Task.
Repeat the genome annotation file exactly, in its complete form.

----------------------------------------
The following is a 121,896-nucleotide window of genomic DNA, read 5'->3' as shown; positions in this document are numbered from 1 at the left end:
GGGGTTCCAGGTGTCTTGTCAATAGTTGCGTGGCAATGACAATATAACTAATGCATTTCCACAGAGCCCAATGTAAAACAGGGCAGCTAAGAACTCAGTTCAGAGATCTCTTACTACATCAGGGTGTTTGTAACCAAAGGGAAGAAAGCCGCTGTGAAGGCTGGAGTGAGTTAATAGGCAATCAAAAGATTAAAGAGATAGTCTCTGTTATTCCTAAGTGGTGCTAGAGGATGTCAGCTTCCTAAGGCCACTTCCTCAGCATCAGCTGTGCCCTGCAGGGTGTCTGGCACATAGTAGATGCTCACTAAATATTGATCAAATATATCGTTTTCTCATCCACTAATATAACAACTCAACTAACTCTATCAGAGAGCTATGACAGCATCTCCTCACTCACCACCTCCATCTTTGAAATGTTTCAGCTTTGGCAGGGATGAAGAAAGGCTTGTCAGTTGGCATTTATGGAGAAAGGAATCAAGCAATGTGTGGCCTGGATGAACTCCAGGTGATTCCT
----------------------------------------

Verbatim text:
The following is a 121,896-nucleotide window of genomic DNA, read 5'->3' as shown; positions in this document are numbered from 1 at the left end:
GGGGTTCCAGGTGTCTTGTCAATAGTTGCGTGGCAATGACAATATAACTAATGCATTTCCACAGAGCCCAATGTAAAACAGGGCAGCTAAGAACTCAGTTCAGAGATCTCTTACTACATCAGGGTGTTTGTAACCAAAGGGAAGAAAGCCGCTGTGAAGGCTGGAGTGAGTTAATAGGCAATCAAAAGATTAAAGAGATAGTCTCTGTTATTCCTAAGTGGTGCTAGAGGATGTCAGCTTCCTAAGGCCACTTCCTCAGCATCAGCTGTGCCCTGCAGGGTGTCTGGCACATAGTAGATGCTCACTAAATATTGATCAAATATATCGTTTTCTCATCCACTAATATAACAACTCAACTAACTCTATCAGAGAGCTATGACAGCATCTCCTCACTCACCACCTCCATCTTTGAAATGTTTCAGCTTTGGCAGGGATGAAGAAAGGCTTGTCAGTTGGCATTTATGGAGAAAGGAATCAAGCAATGTGTGGCCTGGATGAACTCCAGGTGATTCCT